A petroleum engineer is in charge of extracting oil and gas from the ground. For the most part, petroleum engineers work for oil and gas companies. Some of their job tasks include designing drilling rigs, supervising the drilling process, and evaluating new drilling technologies. Petroleum engineers have the best paid jobs in the energy industry.
Power Plant Operator
A power plant operator is in command of the electricity-generating technology. They monitor equipment to make sure it functions properly, and if there’s a problem, they must take corrective action. Operators also maintain power quality and grid stability, including making sure the voltage and frequency of the electricity produced meets standards. They also respond to changes in demand from the grid.
DID YOU KNOW: Individuals and companies can get a green loan to finance environmentally friendly products or services. Green loans are becoming more popular, as people and businesses alike become more conscious of the need to protect our environment.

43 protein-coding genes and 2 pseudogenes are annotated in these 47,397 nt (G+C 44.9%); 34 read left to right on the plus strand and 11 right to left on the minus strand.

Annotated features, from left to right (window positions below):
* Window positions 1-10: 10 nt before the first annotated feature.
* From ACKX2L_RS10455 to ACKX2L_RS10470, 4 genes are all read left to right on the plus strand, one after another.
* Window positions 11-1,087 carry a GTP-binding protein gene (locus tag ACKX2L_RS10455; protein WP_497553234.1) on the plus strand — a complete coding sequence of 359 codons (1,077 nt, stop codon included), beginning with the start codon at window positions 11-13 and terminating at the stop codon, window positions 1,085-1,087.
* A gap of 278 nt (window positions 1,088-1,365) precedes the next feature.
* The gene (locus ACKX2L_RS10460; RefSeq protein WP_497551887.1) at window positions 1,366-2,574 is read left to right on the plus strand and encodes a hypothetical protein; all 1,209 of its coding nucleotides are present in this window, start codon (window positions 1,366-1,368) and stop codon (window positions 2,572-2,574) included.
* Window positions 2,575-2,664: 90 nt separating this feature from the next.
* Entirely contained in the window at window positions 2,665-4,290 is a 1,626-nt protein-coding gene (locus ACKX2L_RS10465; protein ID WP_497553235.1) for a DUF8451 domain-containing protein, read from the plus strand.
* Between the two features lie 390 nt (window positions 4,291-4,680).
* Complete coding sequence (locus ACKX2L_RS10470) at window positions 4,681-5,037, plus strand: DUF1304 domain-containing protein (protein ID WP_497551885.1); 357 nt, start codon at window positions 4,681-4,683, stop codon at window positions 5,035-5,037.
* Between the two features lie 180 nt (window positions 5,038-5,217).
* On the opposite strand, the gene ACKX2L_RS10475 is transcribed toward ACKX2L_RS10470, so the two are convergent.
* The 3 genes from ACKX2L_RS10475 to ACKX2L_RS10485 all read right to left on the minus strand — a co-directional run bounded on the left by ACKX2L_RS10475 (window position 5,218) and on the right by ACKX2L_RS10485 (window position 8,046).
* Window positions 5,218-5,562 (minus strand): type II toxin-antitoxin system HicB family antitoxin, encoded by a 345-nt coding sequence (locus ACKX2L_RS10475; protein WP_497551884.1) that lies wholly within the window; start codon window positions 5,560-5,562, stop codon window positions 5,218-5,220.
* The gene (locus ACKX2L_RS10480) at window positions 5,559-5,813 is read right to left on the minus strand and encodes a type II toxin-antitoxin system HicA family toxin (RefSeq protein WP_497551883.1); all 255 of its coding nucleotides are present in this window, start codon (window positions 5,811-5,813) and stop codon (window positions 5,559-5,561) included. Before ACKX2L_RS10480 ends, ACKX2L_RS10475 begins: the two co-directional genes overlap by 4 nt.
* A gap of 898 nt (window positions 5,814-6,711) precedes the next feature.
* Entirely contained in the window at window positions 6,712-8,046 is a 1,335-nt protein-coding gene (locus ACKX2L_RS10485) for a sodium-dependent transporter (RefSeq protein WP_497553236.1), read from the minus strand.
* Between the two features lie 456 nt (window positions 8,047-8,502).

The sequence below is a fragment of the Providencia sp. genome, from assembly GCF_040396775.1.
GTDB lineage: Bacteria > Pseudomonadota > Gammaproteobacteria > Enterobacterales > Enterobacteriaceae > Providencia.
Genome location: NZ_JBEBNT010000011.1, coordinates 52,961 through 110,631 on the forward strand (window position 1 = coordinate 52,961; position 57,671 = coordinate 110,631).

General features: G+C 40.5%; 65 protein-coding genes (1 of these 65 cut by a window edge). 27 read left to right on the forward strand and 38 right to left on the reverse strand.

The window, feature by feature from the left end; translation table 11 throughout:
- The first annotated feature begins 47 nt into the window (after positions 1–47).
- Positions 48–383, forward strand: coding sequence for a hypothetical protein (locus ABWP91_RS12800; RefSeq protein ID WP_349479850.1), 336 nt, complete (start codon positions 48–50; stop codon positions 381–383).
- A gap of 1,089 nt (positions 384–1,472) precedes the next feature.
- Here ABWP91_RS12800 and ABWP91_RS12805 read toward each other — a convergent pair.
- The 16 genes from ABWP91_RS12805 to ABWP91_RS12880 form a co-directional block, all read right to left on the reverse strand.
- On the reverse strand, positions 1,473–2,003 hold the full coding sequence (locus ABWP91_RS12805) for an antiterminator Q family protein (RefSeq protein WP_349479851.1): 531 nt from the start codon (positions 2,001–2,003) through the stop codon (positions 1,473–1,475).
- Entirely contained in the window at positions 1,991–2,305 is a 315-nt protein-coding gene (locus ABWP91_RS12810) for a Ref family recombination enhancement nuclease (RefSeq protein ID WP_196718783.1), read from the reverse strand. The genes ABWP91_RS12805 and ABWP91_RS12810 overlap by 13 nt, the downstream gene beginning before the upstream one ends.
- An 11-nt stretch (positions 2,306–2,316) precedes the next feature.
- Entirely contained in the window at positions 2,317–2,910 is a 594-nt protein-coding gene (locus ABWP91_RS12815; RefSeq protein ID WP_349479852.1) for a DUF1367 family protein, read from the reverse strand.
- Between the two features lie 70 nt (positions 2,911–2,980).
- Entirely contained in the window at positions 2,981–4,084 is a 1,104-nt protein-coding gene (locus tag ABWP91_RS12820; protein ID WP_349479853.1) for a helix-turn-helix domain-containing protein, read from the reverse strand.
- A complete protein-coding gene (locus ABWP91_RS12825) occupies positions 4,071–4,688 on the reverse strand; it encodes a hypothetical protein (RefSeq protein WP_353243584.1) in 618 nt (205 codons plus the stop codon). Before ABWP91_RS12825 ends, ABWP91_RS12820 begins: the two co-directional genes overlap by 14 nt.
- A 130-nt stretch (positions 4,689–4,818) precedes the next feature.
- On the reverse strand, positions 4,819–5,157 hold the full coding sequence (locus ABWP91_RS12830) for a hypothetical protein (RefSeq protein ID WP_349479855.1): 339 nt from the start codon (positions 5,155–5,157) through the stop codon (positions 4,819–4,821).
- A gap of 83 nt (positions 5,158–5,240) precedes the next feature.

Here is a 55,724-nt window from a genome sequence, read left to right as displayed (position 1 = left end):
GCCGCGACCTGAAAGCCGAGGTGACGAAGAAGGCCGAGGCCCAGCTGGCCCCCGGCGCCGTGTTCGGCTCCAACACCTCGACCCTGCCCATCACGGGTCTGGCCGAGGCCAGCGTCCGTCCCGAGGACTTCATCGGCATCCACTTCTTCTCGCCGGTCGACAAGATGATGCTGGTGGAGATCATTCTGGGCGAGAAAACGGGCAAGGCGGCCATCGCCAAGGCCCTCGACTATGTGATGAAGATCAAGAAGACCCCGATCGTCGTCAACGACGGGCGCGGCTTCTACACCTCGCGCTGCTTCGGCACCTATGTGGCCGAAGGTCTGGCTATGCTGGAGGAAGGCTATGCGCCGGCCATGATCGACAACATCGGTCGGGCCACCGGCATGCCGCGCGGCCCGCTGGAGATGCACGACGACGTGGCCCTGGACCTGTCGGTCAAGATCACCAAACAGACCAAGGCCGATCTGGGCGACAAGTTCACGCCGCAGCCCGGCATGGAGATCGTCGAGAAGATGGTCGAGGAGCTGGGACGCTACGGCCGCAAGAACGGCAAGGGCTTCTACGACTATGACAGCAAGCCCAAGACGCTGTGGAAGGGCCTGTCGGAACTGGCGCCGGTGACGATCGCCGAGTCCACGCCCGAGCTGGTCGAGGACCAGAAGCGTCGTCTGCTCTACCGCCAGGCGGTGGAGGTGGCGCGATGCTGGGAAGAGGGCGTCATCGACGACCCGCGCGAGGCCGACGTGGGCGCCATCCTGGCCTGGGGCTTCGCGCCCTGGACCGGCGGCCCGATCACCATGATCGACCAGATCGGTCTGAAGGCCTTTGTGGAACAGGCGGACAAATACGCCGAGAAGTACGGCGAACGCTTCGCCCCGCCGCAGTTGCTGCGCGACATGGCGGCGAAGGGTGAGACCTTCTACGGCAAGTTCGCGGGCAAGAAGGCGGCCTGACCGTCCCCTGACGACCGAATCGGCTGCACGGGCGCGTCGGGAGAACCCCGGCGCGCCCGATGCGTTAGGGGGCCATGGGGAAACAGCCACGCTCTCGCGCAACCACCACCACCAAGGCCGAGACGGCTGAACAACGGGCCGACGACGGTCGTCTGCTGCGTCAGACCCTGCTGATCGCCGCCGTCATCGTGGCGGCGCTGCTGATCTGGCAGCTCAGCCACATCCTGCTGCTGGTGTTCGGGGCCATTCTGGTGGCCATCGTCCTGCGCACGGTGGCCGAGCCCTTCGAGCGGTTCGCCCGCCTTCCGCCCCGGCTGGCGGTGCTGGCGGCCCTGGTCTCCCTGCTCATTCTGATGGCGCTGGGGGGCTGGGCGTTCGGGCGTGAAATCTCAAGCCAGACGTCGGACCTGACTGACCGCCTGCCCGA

What Do Energy Jobs Pay?
The average annual salary for an energy job in the US is $71,079. The highest paying position in the energy industry is paid $141,000 on average per year, while the lowest paying position has an average salary of $30,000 per year. Of course, salaries vary depending on your experience, location, and level of education.
Jobs in the oil and gas industry tend to pay more than jobs in the renewable energy industry, and jobs in cities tend to pay more than jobs in rural areas. And as we all know by now, jobs that require more experience or higher level of education tend to pay more than entry-level jobs.
Best Paying Jobs in Energy
Although the energy industry salary is higher than the other sectors by default, some job positions tend to have a higher salary than others. The top seven highest paying energy jobs are:
The national average salary in the US for a chemist job position is $60,795 per year. For an entry level position with less than a year of experience, a chemist can make up to $53,546 annually. On the other hand, a chemist with more than 10 years of experience in the field has an average annual salary of $85,492.
Falling under the category of engineering, the main duties of a civil engineer are to design, construct, and oversee infrastructure projects. The national average salary for a civil engineer job position in the US is $81,660 per year. If you have more than 6 years experience in that position, you can have an annual salary of $111,241. In this energy sector, entry level jobs offer a salary of $64,790.
3.Power Plant Operator